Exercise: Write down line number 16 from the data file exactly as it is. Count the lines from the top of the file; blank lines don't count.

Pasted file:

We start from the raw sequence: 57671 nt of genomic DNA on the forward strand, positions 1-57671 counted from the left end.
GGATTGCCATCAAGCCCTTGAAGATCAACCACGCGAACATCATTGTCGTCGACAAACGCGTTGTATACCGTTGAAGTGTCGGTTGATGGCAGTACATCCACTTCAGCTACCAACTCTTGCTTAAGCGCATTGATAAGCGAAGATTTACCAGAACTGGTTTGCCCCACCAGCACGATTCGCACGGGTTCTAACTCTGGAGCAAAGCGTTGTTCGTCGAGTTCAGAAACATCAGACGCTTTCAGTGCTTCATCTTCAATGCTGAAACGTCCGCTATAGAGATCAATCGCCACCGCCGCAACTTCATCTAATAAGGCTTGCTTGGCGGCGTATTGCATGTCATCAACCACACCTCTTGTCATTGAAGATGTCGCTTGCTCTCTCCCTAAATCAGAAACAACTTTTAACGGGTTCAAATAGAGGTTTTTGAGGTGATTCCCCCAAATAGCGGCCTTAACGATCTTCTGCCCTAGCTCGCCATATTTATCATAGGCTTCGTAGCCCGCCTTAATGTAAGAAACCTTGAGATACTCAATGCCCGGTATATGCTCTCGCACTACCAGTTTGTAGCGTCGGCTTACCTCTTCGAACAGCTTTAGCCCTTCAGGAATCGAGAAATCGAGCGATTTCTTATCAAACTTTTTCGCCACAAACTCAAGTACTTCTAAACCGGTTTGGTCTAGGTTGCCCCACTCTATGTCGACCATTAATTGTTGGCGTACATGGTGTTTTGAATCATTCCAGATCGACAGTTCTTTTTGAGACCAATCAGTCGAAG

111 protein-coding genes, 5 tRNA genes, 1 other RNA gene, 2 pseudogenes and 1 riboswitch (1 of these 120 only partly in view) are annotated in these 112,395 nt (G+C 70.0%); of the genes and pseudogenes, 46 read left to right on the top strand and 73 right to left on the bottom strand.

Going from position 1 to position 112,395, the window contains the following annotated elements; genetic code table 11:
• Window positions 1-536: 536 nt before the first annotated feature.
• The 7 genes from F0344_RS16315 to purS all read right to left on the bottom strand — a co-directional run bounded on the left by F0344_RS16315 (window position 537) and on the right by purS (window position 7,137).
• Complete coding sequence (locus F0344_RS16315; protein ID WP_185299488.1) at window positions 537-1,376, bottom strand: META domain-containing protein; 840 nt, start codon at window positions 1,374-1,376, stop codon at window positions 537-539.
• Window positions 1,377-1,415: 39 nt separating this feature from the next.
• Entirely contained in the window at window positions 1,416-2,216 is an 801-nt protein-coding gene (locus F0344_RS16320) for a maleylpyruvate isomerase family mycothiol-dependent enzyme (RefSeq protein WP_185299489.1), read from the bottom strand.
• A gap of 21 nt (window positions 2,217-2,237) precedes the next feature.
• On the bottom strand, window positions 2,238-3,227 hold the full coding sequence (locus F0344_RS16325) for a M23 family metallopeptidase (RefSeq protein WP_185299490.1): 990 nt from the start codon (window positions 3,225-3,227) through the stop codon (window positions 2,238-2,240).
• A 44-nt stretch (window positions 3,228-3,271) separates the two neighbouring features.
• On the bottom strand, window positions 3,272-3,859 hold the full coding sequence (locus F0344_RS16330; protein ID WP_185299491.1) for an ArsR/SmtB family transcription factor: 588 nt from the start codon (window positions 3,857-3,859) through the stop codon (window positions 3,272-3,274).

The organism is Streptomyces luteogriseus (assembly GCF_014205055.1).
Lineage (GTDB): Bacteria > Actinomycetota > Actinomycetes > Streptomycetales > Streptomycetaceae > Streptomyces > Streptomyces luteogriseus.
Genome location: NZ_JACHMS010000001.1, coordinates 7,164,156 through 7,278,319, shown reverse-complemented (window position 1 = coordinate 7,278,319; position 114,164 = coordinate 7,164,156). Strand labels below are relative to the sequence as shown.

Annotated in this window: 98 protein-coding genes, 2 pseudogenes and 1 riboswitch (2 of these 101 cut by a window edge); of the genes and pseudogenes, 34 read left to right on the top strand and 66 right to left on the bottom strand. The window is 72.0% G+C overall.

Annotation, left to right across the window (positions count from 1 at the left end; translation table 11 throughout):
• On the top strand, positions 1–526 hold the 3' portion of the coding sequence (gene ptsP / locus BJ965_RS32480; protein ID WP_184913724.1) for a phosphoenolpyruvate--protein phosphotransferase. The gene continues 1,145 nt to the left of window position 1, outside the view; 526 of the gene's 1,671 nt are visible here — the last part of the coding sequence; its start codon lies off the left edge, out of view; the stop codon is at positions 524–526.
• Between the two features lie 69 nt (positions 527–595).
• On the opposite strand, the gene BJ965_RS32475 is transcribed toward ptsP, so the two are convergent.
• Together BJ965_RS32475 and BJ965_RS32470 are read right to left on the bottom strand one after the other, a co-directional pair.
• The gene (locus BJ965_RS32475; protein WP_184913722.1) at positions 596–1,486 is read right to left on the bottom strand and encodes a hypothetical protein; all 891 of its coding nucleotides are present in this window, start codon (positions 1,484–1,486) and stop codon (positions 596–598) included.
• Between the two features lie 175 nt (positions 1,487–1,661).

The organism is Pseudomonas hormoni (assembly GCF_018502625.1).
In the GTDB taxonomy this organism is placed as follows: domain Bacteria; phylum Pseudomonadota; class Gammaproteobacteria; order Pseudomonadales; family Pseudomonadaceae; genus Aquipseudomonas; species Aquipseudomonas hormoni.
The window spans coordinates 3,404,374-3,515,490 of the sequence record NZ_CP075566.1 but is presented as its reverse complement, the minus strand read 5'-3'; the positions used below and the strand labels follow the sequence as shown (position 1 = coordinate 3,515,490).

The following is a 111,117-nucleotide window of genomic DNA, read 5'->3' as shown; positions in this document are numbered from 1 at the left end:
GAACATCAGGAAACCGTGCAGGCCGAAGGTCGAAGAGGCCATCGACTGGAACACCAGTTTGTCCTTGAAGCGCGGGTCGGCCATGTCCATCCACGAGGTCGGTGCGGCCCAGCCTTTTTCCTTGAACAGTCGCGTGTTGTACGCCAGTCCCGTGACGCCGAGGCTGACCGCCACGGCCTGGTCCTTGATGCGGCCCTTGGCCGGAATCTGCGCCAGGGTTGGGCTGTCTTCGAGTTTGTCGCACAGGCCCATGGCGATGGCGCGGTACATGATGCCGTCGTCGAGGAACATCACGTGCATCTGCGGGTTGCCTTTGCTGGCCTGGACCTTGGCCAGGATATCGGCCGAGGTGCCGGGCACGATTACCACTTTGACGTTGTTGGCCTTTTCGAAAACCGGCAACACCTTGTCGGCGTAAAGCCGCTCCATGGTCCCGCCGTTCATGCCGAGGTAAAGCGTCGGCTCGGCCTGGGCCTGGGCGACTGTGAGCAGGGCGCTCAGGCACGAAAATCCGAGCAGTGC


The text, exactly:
Genome location: NZ_JACHMS010000001.1, coordinates 7,164,156 through 7,278,319, shown reverse-complemented (window position 1 = coordinate 7,278,319; position 114,164 = coordinate 7,164,156). Strand labels below are relative to the sequence as shown.